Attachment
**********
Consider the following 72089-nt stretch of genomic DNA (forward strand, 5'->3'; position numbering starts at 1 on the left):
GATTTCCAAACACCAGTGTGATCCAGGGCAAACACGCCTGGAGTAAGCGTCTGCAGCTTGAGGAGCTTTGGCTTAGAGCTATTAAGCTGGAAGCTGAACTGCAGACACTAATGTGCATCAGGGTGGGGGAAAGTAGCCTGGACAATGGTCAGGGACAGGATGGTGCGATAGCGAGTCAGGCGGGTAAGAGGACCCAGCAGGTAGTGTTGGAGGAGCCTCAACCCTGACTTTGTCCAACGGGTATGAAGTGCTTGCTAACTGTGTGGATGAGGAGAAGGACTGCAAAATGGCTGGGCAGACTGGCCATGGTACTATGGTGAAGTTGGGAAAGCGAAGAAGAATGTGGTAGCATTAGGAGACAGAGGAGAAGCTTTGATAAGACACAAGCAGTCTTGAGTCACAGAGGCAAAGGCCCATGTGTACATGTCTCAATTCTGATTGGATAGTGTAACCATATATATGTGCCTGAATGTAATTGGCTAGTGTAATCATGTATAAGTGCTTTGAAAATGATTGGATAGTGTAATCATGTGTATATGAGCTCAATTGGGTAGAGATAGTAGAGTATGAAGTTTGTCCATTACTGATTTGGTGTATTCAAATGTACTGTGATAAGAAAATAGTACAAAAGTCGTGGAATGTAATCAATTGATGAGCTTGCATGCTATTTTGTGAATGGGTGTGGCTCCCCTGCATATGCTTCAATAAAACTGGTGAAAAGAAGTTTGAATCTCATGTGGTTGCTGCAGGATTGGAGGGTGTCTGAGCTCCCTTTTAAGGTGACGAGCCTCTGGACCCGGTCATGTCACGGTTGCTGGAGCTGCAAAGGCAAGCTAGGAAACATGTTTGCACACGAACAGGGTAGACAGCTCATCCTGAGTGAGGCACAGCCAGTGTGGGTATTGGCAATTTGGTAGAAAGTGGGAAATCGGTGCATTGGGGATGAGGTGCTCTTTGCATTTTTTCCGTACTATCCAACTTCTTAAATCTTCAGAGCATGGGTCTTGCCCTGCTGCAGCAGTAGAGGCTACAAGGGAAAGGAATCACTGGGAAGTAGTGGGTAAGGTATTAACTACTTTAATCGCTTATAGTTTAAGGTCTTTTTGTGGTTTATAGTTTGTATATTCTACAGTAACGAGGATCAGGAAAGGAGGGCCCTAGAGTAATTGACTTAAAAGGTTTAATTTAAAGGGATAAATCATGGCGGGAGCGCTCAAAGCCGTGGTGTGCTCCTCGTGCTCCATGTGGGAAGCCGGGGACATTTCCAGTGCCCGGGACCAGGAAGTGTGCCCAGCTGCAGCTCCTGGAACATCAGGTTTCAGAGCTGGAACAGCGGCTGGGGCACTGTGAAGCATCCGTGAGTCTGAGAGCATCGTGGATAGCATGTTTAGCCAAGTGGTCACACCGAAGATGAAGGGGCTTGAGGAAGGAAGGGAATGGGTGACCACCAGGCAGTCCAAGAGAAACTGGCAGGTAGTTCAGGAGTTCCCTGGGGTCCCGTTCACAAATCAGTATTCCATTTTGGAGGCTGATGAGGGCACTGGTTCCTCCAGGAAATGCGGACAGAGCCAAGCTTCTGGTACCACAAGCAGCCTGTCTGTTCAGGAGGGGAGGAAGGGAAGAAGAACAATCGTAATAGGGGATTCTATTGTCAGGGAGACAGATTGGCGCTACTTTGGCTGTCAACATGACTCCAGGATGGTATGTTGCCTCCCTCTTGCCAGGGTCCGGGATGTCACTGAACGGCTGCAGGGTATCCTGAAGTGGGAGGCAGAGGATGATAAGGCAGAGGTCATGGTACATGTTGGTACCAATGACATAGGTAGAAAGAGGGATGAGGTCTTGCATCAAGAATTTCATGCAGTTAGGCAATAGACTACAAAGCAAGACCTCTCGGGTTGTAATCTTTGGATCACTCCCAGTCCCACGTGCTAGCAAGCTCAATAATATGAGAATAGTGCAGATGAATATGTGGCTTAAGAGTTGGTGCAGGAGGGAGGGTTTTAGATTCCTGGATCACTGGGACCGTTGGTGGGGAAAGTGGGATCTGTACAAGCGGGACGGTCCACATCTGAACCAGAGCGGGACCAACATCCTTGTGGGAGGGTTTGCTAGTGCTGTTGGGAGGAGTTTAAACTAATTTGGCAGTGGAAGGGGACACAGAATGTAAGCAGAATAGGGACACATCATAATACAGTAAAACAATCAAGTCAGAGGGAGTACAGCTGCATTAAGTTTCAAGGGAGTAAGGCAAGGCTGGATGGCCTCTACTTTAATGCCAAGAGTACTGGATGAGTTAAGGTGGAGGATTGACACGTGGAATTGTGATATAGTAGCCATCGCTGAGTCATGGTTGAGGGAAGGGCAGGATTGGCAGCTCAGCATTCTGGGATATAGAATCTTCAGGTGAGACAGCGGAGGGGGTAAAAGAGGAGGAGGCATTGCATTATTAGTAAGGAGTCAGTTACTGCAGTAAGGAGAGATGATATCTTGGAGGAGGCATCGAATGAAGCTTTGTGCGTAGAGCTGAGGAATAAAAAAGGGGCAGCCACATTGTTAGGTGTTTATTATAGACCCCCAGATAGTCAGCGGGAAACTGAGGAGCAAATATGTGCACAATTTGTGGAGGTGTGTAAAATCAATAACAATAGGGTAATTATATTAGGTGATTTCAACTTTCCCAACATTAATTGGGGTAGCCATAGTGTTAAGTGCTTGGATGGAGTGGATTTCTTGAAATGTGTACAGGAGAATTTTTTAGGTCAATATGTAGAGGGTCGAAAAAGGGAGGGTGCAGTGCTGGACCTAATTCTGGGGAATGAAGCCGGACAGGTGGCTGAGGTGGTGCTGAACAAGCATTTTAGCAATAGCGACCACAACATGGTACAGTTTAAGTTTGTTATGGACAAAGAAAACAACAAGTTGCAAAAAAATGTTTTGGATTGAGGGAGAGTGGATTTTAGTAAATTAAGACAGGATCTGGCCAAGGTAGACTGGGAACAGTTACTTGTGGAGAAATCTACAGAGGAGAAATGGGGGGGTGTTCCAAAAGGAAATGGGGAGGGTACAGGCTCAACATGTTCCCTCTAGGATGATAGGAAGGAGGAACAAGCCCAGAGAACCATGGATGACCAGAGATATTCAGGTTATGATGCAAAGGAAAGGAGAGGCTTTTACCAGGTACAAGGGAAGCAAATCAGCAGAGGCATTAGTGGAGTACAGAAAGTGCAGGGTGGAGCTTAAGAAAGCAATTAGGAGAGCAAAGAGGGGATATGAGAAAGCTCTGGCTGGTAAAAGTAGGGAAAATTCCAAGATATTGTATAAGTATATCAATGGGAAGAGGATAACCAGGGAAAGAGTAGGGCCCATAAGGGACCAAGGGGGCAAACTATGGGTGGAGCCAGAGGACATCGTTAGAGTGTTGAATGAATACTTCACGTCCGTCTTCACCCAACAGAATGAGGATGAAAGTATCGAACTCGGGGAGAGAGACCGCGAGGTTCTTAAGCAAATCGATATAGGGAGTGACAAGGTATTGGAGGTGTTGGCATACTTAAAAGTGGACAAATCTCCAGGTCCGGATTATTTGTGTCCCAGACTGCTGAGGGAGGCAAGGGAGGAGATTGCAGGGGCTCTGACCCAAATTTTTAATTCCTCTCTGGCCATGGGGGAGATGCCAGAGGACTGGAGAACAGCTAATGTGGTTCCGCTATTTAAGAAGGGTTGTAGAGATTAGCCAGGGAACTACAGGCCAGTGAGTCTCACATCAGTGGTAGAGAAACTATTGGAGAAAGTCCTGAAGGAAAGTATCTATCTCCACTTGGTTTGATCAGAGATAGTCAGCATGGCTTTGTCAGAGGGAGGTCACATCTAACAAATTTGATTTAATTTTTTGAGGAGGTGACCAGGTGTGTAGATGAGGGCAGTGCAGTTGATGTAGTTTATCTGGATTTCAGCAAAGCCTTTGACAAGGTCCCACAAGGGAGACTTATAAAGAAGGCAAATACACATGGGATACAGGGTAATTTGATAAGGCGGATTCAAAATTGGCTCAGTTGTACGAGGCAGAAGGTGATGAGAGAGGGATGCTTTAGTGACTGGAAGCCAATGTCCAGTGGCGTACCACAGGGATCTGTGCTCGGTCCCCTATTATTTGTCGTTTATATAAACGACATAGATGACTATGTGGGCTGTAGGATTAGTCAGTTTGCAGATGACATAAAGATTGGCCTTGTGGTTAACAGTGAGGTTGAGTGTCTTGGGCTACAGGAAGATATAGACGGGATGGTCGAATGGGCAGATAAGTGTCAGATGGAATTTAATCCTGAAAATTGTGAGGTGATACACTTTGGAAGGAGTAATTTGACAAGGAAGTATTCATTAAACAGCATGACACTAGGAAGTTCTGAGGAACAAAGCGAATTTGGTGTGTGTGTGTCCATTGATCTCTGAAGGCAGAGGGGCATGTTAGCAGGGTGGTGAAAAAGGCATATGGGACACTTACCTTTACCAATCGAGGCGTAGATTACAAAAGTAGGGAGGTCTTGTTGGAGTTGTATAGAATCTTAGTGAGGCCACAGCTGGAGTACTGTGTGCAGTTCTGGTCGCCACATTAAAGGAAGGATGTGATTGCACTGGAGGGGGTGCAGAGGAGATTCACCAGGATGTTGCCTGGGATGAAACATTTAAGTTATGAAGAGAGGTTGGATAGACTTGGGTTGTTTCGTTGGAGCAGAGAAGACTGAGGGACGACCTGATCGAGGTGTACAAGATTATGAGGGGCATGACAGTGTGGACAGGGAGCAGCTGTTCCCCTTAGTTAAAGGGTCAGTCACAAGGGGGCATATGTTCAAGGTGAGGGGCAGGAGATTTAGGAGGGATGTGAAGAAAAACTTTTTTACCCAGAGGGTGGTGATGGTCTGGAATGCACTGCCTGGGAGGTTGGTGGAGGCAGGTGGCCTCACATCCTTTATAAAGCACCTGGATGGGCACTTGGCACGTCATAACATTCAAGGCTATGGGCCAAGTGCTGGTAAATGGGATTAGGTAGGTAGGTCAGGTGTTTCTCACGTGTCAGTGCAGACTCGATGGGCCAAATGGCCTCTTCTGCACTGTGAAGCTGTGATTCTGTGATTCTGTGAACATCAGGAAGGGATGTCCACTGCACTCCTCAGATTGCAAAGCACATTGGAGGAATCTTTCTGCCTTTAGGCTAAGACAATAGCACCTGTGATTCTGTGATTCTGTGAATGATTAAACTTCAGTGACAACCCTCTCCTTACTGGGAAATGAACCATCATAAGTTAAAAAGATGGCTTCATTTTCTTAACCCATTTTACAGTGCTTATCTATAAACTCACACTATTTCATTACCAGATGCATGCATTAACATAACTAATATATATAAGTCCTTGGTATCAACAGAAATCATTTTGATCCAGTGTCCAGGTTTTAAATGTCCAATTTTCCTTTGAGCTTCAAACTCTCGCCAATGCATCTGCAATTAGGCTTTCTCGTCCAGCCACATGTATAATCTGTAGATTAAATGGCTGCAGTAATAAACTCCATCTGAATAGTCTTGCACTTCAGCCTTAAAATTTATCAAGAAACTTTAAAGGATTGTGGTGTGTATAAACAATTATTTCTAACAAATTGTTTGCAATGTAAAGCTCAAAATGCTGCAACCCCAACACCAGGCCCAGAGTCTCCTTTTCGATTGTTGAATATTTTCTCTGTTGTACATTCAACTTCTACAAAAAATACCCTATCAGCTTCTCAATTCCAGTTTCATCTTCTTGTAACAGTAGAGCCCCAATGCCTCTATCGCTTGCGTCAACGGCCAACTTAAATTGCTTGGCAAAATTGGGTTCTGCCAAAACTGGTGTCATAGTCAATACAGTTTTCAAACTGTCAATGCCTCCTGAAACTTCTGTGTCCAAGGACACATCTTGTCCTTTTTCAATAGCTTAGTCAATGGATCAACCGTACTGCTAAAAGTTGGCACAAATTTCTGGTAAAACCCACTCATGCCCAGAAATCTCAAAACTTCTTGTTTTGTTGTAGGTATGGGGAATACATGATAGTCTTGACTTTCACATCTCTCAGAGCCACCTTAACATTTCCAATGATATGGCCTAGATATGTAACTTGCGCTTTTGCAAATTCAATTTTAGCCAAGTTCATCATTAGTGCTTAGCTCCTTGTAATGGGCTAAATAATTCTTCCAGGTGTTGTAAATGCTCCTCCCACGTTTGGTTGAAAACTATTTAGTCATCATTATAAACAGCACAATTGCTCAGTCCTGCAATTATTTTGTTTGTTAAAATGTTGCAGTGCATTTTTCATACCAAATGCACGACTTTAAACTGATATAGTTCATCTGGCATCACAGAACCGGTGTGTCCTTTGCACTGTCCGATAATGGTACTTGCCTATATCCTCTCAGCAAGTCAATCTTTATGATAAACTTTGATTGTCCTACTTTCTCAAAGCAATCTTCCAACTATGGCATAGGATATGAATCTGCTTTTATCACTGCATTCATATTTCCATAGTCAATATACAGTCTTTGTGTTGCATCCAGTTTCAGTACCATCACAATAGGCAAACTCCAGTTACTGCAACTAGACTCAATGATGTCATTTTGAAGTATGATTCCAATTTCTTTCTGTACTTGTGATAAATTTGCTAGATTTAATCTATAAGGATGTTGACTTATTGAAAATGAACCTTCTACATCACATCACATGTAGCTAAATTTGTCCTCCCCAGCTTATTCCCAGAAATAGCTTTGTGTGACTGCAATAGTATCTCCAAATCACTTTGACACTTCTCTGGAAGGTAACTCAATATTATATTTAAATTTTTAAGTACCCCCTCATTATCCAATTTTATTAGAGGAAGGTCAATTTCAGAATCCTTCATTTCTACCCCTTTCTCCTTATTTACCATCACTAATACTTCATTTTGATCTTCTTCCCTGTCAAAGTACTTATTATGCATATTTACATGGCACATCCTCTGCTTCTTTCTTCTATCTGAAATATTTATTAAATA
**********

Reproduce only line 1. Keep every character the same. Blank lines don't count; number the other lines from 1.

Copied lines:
Consider the following 72089-nt stretch of genomic DNA (forward strand, 5'->3'; position numbering starts at 1 on the left):